Newly listed companies from the financial sector appear to have caught the fancy of investors. While the three companies we are referring to namely, AU Small Finance Bank, CDSL and Hudco, were highly recommended by us at the time of the IPO, the recent surge in their stock prices has made us turn cautious. On the other hand, there are some other companies in the sector that have produced tepid results but are attractively valued, to our minds, especially when compared to the irrational exuberance that has hit the recent IPO candidates. When will investors start respecting valuations?
Where is the froth?
The recently listed companies undoubtedly bring their own unique moats to investors. AU ran a successful small lending business and under the umbrella of a bank it will still grow at a brisker pace despite the small compression in margins. Hudco, the government-owned lender to housing and urban infrastructure projects, has ample avenues for growing the loan book even within the rather de-risked business model where exposure is confined to entities backed by the government.
The uniqueness of CDSL’s business model is obvious: An efficient depository in a duopoly market that is now exploring multiple avenues of growth.
However, somewhere while appreciating the strengths of the businesses, investors have taken their eyes off valuations. From the offer price, AU, CDSL and Hudco had rallied to the extent of 102 percent, 226 percent and 70 percent, respectively. While the correction wasn’t unexpected, even after the recent decline, the valuation at the current level doesn’t lend comfort.
Consider this, at the current level, on the basis of trailing multiples, AU Small Finance Bank is costlier than Bajaj Finance, an entity which is over six times its size and has impeccable track record. For CDSL, the current valuation is 53 percent costlier than its parent, BSE. For Hudco, at the current price, while the downside might be limited, upside is contingent on future earnings traction.
The value that we may be missing.
Now, consider the recent earnings of some of the smaller banks – DCB Bank, Karnataka Bank and South Indian Bank.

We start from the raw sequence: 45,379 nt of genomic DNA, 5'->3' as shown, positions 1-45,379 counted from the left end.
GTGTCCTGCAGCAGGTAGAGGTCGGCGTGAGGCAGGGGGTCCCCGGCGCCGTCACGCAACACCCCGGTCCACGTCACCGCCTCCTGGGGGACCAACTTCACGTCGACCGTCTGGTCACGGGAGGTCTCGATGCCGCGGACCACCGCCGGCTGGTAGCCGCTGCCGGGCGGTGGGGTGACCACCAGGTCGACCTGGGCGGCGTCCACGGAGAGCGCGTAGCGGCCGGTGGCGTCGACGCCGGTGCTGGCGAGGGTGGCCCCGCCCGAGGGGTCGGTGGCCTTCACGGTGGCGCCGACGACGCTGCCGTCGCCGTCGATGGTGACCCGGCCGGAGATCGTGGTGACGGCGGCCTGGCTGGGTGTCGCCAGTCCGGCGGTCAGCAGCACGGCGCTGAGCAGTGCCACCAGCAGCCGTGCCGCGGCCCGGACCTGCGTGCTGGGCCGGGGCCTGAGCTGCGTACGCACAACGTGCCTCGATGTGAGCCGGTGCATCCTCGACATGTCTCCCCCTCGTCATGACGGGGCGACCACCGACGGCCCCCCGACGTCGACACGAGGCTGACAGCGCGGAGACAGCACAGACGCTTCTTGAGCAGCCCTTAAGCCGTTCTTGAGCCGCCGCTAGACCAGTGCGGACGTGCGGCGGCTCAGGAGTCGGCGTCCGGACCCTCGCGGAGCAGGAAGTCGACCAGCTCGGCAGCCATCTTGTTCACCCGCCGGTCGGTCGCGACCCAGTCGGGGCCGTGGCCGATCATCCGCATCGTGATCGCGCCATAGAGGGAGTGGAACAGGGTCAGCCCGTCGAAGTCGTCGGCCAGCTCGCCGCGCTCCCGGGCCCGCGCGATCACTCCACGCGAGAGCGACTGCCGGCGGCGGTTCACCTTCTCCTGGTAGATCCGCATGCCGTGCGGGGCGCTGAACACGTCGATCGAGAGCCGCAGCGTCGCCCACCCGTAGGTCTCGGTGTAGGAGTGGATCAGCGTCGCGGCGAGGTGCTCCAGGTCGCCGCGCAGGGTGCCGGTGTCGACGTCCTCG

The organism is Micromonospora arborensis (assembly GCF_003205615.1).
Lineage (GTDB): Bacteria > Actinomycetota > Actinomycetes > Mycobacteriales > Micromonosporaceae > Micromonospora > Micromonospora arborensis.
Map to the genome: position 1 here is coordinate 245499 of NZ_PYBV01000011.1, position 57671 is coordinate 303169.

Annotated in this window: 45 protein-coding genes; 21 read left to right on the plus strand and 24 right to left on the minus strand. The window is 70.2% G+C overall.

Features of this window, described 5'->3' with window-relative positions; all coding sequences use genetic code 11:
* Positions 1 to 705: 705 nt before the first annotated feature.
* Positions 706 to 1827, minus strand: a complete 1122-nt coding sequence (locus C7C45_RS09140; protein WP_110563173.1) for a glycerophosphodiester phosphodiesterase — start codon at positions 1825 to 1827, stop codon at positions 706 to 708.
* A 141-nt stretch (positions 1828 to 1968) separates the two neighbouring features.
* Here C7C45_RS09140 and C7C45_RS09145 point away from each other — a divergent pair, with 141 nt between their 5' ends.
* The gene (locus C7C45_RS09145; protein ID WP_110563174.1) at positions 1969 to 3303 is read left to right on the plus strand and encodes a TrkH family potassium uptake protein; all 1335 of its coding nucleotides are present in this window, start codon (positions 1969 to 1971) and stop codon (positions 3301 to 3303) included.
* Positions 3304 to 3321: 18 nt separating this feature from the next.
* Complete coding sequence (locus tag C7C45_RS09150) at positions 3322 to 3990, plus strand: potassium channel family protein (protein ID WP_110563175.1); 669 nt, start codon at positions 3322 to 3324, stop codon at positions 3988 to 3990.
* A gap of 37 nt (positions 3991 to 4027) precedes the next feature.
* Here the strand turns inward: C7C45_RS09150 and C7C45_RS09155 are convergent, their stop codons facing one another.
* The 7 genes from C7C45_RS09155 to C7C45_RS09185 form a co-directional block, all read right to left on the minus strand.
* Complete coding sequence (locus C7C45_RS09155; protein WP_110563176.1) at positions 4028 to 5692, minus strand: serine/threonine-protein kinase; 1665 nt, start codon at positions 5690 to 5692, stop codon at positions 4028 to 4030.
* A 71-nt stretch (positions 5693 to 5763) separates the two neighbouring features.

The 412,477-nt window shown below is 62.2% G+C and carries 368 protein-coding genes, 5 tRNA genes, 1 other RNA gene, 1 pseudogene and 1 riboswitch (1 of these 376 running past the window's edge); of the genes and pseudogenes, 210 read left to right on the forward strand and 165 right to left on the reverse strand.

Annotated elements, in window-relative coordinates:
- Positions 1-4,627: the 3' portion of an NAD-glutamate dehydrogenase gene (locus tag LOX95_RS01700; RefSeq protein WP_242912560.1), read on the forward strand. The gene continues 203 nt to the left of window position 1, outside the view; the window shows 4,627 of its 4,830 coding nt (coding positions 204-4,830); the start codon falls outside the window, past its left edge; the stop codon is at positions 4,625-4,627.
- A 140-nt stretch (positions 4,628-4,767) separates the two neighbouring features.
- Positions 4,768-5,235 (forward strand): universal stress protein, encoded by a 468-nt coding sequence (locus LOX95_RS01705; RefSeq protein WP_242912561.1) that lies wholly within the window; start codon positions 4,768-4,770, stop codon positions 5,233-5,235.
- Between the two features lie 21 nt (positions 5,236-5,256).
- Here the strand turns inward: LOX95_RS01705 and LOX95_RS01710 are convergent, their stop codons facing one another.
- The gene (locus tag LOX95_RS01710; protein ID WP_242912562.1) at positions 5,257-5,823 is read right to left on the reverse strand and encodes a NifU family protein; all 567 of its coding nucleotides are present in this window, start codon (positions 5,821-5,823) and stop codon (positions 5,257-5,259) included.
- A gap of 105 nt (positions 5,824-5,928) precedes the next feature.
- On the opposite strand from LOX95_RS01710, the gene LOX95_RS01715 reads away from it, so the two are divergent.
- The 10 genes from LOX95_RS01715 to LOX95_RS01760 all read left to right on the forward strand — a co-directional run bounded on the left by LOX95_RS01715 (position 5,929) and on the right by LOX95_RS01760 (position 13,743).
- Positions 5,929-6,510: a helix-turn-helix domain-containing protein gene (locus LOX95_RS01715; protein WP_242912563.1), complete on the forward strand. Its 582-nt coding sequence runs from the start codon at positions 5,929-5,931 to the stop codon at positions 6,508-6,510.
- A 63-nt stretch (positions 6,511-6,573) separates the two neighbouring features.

DCB Bank has been a steady performer. In the quarter gone by earnings grew by 39 percent aided partially by treasury gains.
Asset quality was a tad disappointing with sequential growth of 12 percent in gross NPL (non-performing loans). The bank has a mortgage-heavy book with a very small corporate book.
While valuation at 2.4X FY17 adjusted book looks fully priced, we focus on a differentiated matrix to look at banks for the next few years.
With the increasing irrelevance of state-owned banks in the banking business (both in credit as well as deposits), their savvy private counterparts are steadily and swiftly garnering market share and hence, unless weighed down by asset quality woes, these banks are likely to be long-term survivors in the transformation that the Indian banking space will witness.
While DCB has a minuscule 0.18 percent share in total bank credit and a similar share in advances, its share in incremental deposits and advances last year have been 0.33 percent and 0.67 percent, respectively. This lends comfort. Hence, notwithstanding the 94 percent run-up in the stock in the past one year, we would be waiting for opportunities to accumulate DCB for an earnings growth trajectory in mid-twenties.
Karnataka Bank – the inorganic growth target?
In contrast, the cheap valuation of Karnataka Bank still doesn’t quite get us excited other than the possibility of the inorganic buzz that keeps coming up. In the current scenario we do not consider the same as a high probability event.
In the quarter ended June 2017, while the reported profit went up by 10 percent, asset quality showed no signs of improvement and the bank has a poor coverage ratio. The reported valuation at 0.9X FY 17 book looks extremely undemanding but if one prudently adjusts for the asset quality including the restructured assets, the valuation takes a completely different colour - 1.5X FY17 adjusted book. However, on the key matrix that we track, namely, the share in incremental business, Karnataka Bank doesn’t fare too well.
Karnataka Bank has a minuscule share in overall bank deposits and credit at 0.53 percent and 0.50 percent, respectively and while in incremental credit its share is 0.81 percent, in incremental deposits it is only 0.44 percent. With the share of corporate book at 48 percent, may be a big one time clean up can provide good entry opportunity.
South Indian Bank – the clean-up quarter?
We have turned more constructive on South Indian Bank that also reported its numbers in recent times. The muted bottomline performance was on account of a steep increase in provision. Asset quality also worsened with a 48 percent sequential rise in gross NPA. However, with the bank recognising the entire stress of its watchlist in this quarter, incremental pain would be limited.
On the key performance parameter of share in business, there are reasons to feel comfortable. While South Indian Bank, like its peers discussed above, has a small 0.62 percent share in banking system’s credit and deposits, its share in incremental banking system’s deposits stood at 0.74% and in incremental credit it was at an impressive 1.2 percent.
The reported valuation at 1X FY17 book looks extremely reasonable even in the context of the rather unimpressive return ratios. However, even if we adjust for the entire stress in its book, the valuation at 1.43X adjusted trailing book leaves enough room for rerating once the cycle turns and the legacy woes are behind.
We caution our investors not to be carried away by irrational exuberance, keep a hawk eye on valuation and evaluate every idea on its individual merit for a rewarding investment experience.